By: Martha Garcia | Published: October 23rd, 2012
Laundry detergent pods pose a significant and growing risk to young children, according to a new report by federal health regulators.
The Morbidity and Mortality Weekly Report (MMWR) released last week by the U.S. Centers for Disease Control and Prevention (CDC) highlights the dangers laundry detergent pods pose to young children.
Laundry pods are small packets, self-contained capsules containing detergent, which are meant to be simply dropped into a washing machine without the need to measure or handle the liquid itself.
The products are often bright and colorful, and can be mistaken by children as some form of toy or candy. Many also resemble teething toys, which toddlers commonly chew on.
The CDC and the American Association of Poison Control Centers (AAPCC) began tracking reported exposures to laundry detergent and laundry detergent pods among young children in May.
The CDC and AAPCC found over 1,000 reports involving problems caused by exposure to laundry detergent between May and early June. The exposures, reported by the National Poison Data System (NPDS), found that nearly 50% of the incidents involved laundry detergent pods, with nearly 94% of the children involved being five years of age or younger.
Nearly all the exposures involved an unintentional incident, where children came into contact with the pods accidentally. A large majority of the children developed severe symptoms beyond vomiting, such as gastrointestinal problems, respiratory adverse health effects, and changes in mental status.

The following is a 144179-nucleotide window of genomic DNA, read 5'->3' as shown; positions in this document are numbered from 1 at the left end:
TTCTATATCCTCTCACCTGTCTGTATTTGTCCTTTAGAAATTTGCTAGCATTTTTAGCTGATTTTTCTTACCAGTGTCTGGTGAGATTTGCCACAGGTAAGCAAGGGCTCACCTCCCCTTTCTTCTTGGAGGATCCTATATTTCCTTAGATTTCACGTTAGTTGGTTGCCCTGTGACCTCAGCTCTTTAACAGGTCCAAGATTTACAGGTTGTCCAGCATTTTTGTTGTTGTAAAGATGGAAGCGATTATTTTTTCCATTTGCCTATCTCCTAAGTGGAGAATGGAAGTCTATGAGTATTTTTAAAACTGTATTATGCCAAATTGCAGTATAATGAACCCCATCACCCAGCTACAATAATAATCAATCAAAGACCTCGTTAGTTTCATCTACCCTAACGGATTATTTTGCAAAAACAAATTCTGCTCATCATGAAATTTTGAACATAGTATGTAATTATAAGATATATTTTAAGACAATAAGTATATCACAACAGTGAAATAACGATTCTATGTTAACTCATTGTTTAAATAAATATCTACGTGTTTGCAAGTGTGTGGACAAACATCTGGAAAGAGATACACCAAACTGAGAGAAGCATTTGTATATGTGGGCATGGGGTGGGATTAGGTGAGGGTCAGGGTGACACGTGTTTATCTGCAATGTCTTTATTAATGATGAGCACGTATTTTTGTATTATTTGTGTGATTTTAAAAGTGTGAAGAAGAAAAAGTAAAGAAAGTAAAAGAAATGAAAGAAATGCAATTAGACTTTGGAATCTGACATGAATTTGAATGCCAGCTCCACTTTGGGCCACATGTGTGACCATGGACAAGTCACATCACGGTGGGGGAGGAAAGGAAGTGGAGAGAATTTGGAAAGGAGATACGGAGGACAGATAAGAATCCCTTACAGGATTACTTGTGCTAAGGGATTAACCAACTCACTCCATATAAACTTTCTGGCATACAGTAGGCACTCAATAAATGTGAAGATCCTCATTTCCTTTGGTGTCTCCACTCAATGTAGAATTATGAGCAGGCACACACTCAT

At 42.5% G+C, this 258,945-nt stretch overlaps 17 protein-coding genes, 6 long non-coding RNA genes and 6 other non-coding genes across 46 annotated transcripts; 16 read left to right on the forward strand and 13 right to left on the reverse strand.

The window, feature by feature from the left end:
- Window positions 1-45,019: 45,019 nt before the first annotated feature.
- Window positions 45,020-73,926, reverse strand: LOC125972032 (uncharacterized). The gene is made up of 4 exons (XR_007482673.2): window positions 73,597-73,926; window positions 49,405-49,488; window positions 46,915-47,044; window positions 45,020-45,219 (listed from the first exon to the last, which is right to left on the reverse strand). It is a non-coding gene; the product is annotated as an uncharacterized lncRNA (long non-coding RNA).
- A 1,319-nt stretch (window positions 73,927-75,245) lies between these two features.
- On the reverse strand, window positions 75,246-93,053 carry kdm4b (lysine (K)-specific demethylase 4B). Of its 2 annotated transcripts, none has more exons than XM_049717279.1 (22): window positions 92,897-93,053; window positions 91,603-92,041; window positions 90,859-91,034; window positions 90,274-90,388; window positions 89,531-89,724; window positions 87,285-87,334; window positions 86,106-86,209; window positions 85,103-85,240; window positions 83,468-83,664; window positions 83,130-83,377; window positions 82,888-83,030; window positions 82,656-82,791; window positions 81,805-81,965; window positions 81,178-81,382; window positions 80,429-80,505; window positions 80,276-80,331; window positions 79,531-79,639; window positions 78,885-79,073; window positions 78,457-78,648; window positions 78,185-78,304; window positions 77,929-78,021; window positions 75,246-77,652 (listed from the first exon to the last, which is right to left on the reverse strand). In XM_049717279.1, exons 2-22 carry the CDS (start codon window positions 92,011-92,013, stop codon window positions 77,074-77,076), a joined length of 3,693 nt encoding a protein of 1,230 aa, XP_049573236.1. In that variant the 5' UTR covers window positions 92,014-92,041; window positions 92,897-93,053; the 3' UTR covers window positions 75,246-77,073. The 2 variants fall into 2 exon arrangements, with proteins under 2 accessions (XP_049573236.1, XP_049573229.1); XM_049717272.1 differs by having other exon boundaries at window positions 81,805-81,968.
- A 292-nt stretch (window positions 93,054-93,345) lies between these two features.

Significantly, officials found the average age related to exposure of laundry detergent pods was much younger than the children exposed to regular laundry detergent. The average age was 3 years old in comparison to seven years of age for children exposed to laundry detergent not in pod form.
Detergent Pods Cause Severe Side Effects
The report also outlined several case reports conducted by the Carolinas Poison Center in Charlotte, North Carolina, and the Poison Control Center Children’s Hospital in Philadelphia, Pennsylvania. The reports detailed four children who were admitted to the hospital following emergency room visits involving exposure to laundry detergent pods.
The children initially presented with symptoms of spitting and vomiting, which quickly progressed, in one case within only ten minutes, to more severe symptoms such as profuse vomiting, mental status changes, respiratory distress and seizures. Several of the children required intubation to open blocked airways and aid with breathing.
The laundry detergent pods, which are marketed by many different brands such as Tide, All, Purex and Arm & Hammer, were introduced into the U.S. market in 2010. The potent chemicals used in the convenient detergent packs pose a much greater health risk for children than typical laundry detergent, and may cause severe or life-threatening symptoms.
The CDC report investigation comes after a recent study conducted in Great Britain that was published in early September, which found an increased risk of poisoning from laundry detergent pods among young children.
The AAPCC also recently reported nearly 3,000 children in the U.S. have swallowed the laundry detergent pods during the first half of the year, January through July.
Experts believe the detergent packs appeal to young children because of their bright colors, squishy texture and small candy-like size and appearance. No deaths associated with laundry detergent pod exposure have been reported.
Officials recommend parents keep laundry detergents and other household cleaning agents locked in cabinets or out of the reach of children. If you believe your child has been exposed to a laundry detergent pack, call your local poison center at 800-222-1222 immediately.